It’s back to school season! If you’re a freshman (or maybe this is just your first year physically back on campus) here’s everything you need to know about Jewish life at college.
You’ve just arrived at college, you may be in a new city, meeting all new people. Here are the places you can turn to for Jewish community
Hillel is the largest Jewish campus organization in the world. They organize events and create spaces for Jewish students to connect with their identity and each other. Odds are there is a Hillel at your college- they have staff and offices at over 550 colleges and universities around the world. You can check out their college directory to find out more information about the Hillel on your campus. Hillel staff or volunteers will help get you connected to Jewish events and other students.
Chabad on Campus is home to religious Jewish life on campus. Most campuses have a Chabad house run by the campus rabbi, rebbetzin and their children. This can be another great spot to meet other Jewish students, attend weekly Shabbat dinners and attend all sorts of religious events.
These are the two main groups that live on the majority of campuses across North America (and often beyond). There may be other Jewish and Israel organizations on your campus, like Israel advocacy clubs, sororities and fraternities (yes, AEPi we’re looking at you.) Most campuses have a club directory where you can do a quick search for these types of clubs. Still, usually your best bet is to get connected with other Jewish students through Hillel, Chabad, or even the Jewish Federation in your city, and they’ll help connect you to all the relevant (campus-specific) spots, organizations and resources.
What to do about class on Jewish holidays?
Since college schedules work differently, it’s possible you may be scheduled for class on Friday nights, exams on Saturdays and there’s bound to be a conflict with holidays.
This year, 15 out of the 30 days in September are Jewish holidays, so you’re going to have to ask your professors for some time off. The good news is, professors are usually pretty accommodating. Odds are they’ve taught a Jewish student before.
Plus, public colleges and universities in the United States are legally mandated to make religious accommodations for students. The law states that public institutions cannot penalize you for asking for a religious holiday off, so that means your absence should be excused. Private schools do not have the same protections, but in most cases an email or conversation with your teacher or professor should be enough.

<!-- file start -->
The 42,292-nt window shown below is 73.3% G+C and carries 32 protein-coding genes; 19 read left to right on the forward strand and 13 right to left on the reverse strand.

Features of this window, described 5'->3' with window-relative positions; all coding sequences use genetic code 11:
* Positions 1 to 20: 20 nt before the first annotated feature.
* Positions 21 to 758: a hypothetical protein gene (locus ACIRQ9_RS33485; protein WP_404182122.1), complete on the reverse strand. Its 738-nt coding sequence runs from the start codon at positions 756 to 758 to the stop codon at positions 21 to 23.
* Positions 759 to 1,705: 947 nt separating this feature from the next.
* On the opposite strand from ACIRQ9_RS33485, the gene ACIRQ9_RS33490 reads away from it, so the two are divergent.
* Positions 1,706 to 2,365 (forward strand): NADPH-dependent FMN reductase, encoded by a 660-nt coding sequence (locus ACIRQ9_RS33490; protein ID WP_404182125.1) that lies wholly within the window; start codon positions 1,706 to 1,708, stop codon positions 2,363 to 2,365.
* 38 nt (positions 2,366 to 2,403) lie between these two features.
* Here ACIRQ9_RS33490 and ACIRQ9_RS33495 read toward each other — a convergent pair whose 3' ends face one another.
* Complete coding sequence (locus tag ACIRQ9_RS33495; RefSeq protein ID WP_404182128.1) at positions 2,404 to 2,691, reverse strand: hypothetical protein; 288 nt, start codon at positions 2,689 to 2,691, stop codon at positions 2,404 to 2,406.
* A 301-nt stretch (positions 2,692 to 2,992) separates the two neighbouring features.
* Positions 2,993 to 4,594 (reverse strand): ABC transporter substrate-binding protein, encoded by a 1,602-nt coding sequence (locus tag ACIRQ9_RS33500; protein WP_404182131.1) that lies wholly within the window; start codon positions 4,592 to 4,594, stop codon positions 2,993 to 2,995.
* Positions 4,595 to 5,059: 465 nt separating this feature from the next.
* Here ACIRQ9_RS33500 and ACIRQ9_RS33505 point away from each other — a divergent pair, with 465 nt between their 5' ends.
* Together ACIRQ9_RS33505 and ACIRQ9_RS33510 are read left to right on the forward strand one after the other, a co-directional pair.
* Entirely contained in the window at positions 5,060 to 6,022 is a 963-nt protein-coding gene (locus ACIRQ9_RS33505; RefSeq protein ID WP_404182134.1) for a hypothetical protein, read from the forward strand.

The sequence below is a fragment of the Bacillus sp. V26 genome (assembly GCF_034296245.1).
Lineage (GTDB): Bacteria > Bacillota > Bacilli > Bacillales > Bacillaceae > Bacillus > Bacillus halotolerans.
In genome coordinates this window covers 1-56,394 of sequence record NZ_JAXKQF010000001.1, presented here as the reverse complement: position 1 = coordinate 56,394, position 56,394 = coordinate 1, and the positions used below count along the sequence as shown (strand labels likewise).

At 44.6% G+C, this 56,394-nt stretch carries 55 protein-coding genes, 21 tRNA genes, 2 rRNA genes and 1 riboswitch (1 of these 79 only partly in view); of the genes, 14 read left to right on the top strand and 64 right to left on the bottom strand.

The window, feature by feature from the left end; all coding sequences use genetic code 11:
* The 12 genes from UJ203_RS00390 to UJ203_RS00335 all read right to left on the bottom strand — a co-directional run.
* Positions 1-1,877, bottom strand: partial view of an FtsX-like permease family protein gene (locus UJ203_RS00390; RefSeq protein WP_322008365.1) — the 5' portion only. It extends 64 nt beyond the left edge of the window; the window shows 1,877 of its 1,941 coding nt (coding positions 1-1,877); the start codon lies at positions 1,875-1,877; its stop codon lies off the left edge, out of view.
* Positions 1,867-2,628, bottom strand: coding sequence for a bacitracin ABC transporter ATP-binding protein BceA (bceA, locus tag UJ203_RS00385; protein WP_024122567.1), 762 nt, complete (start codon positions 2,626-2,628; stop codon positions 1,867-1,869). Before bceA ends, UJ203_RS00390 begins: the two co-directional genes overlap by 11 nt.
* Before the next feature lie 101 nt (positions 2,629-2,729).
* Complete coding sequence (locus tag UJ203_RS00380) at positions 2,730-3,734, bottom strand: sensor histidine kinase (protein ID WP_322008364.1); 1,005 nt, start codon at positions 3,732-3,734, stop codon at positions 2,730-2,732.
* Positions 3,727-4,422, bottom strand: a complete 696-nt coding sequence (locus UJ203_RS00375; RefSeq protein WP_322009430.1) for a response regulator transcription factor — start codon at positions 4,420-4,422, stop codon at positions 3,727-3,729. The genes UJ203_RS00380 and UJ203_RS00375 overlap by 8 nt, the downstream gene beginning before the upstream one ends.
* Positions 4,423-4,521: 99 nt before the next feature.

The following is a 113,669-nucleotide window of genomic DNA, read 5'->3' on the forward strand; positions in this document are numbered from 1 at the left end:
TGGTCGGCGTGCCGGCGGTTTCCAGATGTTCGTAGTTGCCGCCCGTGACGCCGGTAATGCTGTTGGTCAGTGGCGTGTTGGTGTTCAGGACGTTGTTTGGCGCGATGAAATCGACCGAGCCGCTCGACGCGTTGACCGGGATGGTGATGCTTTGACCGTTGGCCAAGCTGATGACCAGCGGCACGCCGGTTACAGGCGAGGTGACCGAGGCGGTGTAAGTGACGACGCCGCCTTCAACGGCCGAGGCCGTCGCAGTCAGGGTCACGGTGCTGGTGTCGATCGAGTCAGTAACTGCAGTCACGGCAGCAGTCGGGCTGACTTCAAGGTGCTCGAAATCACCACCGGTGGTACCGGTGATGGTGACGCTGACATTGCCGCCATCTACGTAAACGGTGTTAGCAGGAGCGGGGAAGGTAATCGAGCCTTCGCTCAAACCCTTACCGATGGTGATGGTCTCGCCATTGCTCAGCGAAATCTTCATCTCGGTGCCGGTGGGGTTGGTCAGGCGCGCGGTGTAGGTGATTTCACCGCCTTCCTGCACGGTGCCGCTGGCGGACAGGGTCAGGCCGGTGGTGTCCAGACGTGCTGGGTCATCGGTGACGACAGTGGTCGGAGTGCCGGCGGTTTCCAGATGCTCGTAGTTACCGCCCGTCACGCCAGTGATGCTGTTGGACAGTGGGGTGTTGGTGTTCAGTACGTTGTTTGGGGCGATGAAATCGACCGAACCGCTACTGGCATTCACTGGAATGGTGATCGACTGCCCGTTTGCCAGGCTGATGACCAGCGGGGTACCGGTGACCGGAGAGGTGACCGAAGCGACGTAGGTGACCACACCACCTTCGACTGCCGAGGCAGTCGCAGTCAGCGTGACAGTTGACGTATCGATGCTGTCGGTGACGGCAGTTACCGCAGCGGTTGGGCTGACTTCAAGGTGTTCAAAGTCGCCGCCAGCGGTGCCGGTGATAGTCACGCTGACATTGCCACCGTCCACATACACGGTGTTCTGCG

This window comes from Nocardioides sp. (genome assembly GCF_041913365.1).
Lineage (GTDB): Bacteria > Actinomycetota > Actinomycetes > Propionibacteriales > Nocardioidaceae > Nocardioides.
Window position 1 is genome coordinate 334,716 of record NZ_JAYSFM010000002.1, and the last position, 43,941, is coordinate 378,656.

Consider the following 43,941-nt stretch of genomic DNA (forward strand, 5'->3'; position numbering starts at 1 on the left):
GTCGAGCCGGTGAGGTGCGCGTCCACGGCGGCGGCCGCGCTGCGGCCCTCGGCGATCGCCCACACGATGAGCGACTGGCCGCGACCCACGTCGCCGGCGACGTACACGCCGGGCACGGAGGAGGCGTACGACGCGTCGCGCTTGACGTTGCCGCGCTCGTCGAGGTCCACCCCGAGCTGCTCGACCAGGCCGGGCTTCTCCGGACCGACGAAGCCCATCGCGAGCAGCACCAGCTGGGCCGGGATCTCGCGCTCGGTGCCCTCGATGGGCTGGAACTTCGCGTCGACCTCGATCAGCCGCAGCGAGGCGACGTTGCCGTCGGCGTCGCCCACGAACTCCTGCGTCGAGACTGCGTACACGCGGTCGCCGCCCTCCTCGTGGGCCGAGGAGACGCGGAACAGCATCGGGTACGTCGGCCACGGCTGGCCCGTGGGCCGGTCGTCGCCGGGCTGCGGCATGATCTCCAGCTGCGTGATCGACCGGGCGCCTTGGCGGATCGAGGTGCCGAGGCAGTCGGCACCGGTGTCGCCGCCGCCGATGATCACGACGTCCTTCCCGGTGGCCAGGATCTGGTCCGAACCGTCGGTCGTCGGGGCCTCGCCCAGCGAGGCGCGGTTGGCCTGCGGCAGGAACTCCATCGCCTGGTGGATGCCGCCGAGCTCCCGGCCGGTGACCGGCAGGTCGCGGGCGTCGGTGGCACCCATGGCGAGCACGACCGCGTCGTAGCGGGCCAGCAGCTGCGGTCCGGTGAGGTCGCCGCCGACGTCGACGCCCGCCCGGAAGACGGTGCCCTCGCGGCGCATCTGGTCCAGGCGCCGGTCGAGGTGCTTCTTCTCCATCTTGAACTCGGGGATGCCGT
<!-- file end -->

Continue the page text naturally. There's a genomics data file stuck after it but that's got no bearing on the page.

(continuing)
If a problem should arise, you can reach out to your school’s Jewish life office for help. If your school does not have a Jewish life office (or a Hillel/Chabad house), a conversation with your school’s registrar’s office may be needed. Come prepared with a letter from a rabbi explaining the dates that you are taking off.
Other things to expect:
This question highly depends on your campus. However, on many campuses, it’s possible that you’ll be surrounded by a lot of people who are different from you — which is an amazing thing.
However, it can also lead to some difficult conversations, says Michal Cohen, the Chief Marketing Officer of Jewish on Campus, a movement of young Jewish people working against antisemitism on college campuses.
Your new roommates or classmates may have never met a Jewish person before, she said, so you might get a few questions that seem strange or ignorant.
Many times, these questions have to do with Israel and Israeli/Palestinian politics. It’s never a Jewish person’s responsibility to educate their peers on these matters, but it can feel empowering when you’re able to respond in a thoughtful way instead of being caught off guard, Cohen explained.
“The best thing you can do is to educate yourself,” she noted. “It can be very empowering and very beneficial when dealing with these situations.”
Here at Unpacked, we have all sorts of resources like video series on all things Israel and Jewish. From Israeli-Palestinian Context or History of Israel to Antisemitism, explained, we’ve got you covered when it comes to unpacking all your Jewish questions.
Plus, you can always reach out to us via Instagram, Tik Tok and Twitter (@JewishUnpacked) for any unanswered questions.
Good luck and happy studying!
Originally Published Aug 29 2021 04:41PM EDT
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